The human X chromosome has a unique biology that was shaped by its evolution as the sex chromosome shared by males and females. We have determined 99.3% of the euchromatic sequence of the X chromosome. Our analysis illustrates the autosomal origin of the mammalian sex chromosomes, the stepwise process that led to the progressive loss of recombination between X and Y, and the extent of subsequent degradation of the Y chromosome. LINE1 repeat elements cover one-third of the X chromosome, with a distribution that is consistent with their proposed role as way stations in the process of X-chromosome inactivation. We found 1,098 genes in the sequence, of which 99 encode proteins expressed in testis and in various tumour types. A disproportionately high number of mendelian diseases are documented for the X chromosome. Of this number, 168 have been explained by mutations in 113 X-linked genes, which in many cases were characterized with the aid of the DNA sequence.
doi:10.1038/nature03440
PMCID: PMC2665286  PMID: 15772651
25.  Novel MicroRNA Candidates and miRNA-mRNA Pairs in Embryonic Stem (ES) Cells 
PLoS ONE  2008;3(7):e2548.
Background
MicroRNAs (miRNAs: a class of short non-coding RNAs) are emerging as important agents of post transcriptional gene regulation and integral components of gene networks. MiRNAs have been strongly linked to stem cells, which have a remarkable dual role in development. They can either continuously replenish themselves (self-renewal), or differentiate into cells that execute a limited number of specific actions (pluripotence).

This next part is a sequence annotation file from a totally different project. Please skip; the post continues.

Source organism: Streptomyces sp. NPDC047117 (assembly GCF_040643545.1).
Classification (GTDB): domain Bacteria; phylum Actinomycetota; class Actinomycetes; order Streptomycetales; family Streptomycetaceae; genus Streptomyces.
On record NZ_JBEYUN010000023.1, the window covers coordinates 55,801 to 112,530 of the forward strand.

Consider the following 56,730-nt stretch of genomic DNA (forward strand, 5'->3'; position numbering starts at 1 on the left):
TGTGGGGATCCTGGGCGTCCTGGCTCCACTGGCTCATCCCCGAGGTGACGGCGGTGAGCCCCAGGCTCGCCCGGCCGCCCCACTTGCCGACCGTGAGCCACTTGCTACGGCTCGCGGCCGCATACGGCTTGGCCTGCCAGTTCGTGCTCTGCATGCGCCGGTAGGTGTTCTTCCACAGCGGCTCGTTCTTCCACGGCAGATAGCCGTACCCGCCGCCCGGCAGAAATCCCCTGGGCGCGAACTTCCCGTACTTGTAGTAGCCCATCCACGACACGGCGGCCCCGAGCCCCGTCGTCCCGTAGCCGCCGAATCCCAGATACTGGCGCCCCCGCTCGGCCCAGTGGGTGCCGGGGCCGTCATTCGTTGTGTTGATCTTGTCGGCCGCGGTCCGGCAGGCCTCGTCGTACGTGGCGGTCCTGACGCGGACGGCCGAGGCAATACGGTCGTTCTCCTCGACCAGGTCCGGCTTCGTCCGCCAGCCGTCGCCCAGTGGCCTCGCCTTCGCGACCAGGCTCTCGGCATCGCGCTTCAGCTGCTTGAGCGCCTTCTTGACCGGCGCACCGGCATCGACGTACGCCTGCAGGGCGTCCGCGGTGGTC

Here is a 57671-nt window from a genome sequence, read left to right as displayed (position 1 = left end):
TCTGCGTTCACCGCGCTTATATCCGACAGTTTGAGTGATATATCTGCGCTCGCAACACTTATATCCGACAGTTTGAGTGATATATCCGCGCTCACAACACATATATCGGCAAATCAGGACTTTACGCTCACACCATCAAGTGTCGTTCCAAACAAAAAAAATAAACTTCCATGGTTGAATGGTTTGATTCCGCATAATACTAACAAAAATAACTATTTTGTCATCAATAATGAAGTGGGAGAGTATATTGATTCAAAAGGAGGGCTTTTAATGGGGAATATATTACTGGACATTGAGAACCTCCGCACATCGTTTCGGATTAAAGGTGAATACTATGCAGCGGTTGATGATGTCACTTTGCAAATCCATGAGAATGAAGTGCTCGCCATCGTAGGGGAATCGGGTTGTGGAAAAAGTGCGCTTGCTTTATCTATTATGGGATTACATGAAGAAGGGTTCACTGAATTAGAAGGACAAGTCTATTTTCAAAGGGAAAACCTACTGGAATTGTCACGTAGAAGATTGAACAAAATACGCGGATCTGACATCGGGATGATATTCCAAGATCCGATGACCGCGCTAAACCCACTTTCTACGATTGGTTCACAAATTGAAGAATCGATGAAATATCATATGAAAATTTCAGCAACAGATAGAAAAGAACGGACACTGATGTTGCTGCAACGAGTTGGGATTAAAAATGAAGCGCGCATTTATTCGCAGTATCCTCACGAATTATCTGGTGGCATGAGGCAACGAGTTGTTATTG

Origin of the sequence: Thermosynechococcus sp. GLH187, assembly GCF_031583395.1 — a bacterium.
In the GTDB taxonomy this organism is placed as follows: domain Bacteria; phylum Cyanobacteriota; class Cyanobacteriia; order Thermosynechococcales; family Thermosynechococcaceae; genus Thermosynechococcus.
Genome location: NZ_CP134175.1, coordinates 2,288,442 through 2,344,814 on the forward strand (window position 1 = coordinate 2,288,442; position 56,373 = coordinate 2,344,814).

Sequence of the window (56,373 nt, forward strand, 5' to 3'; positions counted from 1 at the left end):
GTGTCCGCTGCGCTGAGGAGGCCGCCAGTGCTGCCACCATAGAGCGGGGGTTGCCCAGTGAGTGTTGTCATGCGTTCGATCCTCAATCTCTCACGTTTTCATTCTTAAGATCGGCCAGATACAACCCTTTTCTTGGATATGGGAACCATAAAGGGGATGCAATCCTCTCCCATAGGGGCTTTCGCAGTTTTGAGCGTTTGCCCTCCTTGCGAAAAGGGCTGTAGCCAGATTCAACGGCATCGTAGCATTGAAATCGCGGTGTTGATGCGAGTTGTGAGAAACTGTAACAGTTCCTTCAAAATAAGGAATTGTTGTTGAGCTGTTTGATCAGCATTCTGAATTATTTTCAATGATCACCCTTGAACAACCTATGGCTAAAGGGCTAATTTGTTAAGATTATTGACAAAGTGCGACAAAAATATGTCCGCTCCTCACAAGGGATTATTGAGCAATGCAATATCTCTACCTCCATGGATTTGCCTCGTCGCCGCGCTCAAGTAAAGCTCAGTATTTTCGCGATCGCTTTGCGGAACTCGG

Methodology/Principal Findings
In order to identify novel miRNAs from narrow windows of development we carried out an in silico search for micro-conserved elements (MCE) in adult tissue progenitor transcript sequences. A plethora of previously unknown miRNA candidates were revealed including 545 small RNAs that are enriched in embryonic stem (ES) cells over adult cells. Approximately 20% of these novel candidates are down-regulated in ES (Dicer−/−) ES cells that are impaired in miRNA maturation. The ES-enriched miRNA candidates exhibit distinct and opposite expression trends from mmu-mirs (an abundant class in adult tissues) during retinoic acid (RA)-induced ES cell differentiation. Significant perturbation of trends is found in both miRNAs and novel candidates in ES (GCNF−/−) cells, which display loss of repression of pluripotence genes upon differentiation.
Conclusion/Significance
Combining expression profile information with miRNA target prediction, we identified miRNA-mRNA pairs that correlate with ES cell pluripotence and differentiation. Perturbation of these pairs in the ES (GCNF−/−) mutant suggests a role for miRNAs in the core regulatory networks underlying ES cell self-renewal, pluripotence and differentiation.
doi:10.1371/journal.pone.0002548
PMCID: PMC2481296  PMID: 18648548

Results 1-25 (26)